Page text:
Good Faith in Australian and European Contract Law - Theory, Comparison and Reform

Author: Jessica Viven

Viven, Jessica, 2019 Good Faith in Australian and European Contract Law - Theory, Comparison and Reform , Flinders University, College of Business, Government and Law

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This thesis compares the development of different applications of the doctrine of good faith in contractual relations in the EU and in Australia. In these two legal systems, good faith has been used to address pressing issues of economic development, but the two jurisdictions struggle to implement good faith as a broad principle applicable to all contracts. This thesis investigates the development of the doctrine of good faith in each of these two jurisdictions.

The research uses the comparative law methodology in order to identify core similarities between the two jurisdictions. The latter include their trade relations, their shared history and federal-like characteristics, as well as their common struggle in regulating contracts and fair dealing. It then moves on to compare the topical applications of good faith in contract law and to identify the foundations for such application.

The first finding of the research is that there is a clear difference in the way good faith is approached in these two jurisdictions. The EU is pushing the integration of good faith through a top-down approach, driven by EU institutions. In Australia, however, a bottom-up approach, driven by private stakeholders and contractual parties, has been developing. The second finding concerns the clear distinction between business-to-business and business-to-consumer contracts. The EU has used good faith mostly to strengthen consumer protection within the internal market while Australia has associated good faith with some commercial transactions. The third finding shows that in spite of different approaches, both jurisdictions are facing the same issue of fragmentation of the rules and the development of a specialised law of contracts. In the EU, topical applications of good faith in some directives are influencing member states and the domestic integration of good faith but only for certain contractual relations. In Australia, industry specific codes of conduct are being enacted that recognise the duty to act in good faith in particular commercial transactions. The thesis argues that this fragmentation of the general law of contract and the topical applications of the doctrine of good faith are counterproductive to the promotion of trade and cross border exchange, and create uncertainty.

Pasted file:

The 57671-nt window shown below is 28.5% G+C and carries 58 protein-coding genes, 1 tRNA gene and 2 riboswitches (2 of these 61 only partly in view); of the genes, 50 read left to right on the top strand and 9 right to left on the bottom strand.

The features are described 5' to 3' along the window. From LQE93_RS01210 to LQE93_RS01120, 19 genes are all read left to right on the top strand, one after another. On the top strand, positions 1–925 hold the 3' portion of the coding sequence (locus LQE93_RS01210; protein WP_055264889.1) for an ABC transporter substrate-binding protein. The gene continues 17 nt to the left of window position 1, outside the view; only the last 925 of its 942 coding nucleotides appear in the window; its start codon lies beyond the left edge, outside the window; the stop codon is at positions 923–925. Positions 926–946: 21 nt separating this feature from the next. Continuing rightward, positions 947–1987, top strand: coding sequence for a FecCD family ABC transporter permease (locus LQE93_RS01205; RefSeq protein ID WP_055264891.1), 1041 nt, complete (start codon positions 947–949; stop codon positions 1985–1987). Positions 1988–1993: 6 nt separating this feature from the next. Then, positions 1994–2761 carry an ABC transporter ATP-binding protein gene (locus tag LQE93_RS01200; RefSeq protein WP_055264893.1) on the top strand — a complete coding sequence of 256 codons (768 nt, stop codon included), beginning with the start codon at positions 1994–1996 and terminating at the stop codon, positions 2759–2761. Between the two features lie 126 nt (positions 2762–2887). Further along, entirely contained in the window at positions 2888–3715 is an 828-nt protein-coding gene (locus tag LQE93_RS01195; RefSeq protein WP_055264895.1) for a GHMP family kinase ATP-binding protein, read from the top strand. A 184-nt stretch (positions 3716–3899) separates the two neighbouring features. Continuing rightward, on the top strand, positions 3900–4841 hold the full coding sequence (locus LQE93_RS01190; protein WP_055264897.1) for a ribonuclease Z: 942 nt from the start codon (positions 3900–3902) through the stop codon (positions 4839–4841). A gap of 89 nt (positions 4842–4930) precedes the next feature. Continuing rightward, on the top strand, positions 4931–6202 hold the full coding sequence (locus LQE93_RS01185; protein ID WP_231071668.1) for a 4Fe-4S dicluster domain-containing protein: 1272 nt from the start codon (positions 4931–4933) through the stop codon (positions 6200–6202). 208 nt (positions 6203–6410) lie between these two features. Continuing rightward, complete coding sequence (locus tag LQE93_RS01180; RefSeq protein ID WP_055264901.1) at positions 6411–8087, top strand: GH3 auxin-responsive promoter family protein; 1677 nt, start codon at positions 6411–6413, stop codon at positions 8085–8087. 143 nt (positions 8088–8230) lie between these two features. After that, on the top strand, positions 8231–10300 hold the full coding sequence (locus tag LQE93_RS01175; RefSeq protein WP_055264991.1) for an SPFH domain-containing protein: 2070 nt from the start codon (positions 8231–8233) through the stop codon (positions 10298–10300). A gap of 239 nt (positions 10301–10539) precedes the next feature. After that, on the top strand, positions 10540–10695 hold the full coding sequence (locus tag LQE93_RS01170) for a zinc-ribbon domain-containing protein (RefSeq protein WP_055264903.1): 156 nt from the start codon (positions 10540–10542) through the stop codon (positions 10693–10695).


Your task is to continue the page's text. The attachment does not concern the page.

The thesis challenges this trend by proposing to integrate good faith as a mandatory and enforceable principle applicable to all contracts no matter the identity of the parties or the purpose of the transactions. The development of a model based on the experience in Australia and the EU indicates that this research promotes fair dealing. The thesis acknowledges that the success of the recognition of this principle is dependent on the will and drive of different actors through different legal instruments. This research defends the need for such competition of norms to occur to promote a cohesive approach to promote good faith as a general principle of contract law.

Keywords: good faith, contract law, Australia, European Union, principle, relational contract, morals, remedies, small business, consumer, legal history

Subject: Law thesis

Thesis type: Doctor of Philosophy
Completed: 2019
School: College of Business, Government and Law
Supervisor: Dr Sulette Lombard